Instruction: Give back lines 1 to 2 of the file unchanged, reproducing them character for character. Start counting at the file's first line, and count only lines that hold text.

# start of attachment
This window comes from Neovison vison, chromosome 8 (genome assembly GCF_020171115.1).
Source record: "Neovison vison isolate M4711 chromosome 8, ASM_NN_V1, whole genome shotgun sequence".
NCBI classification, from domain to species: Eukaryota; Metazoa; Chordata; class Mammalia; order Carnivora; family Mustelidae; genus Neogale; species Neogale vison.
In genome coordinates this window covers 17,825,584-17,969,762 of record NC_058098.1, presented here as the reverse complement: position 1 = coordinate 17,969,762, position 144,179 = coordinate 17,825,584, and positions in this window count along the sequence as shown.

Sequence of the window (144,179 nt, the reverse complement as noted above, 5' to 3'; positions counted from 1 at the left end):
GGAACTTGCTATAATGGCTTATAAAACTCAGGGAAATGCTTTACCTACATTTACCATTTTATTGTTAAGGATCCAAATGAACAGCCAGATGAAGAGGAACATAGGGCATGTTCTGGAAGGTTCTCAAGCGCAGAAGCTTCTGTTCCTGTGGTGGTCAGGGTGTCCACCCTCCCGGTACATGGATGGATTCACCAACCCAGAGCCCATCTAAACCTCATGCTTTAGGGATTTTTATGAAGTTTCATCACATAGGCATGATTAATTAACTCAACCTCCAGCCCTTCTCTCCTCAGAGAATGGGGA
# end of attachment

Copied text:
This window comes from Neovison vison, chromosome 8 (genome assembly GCF_020171115.1).
Source record: "Neovison vison isolate M4711 chromosome 8, ASM_NN_V1, whole genome shotgun sequence".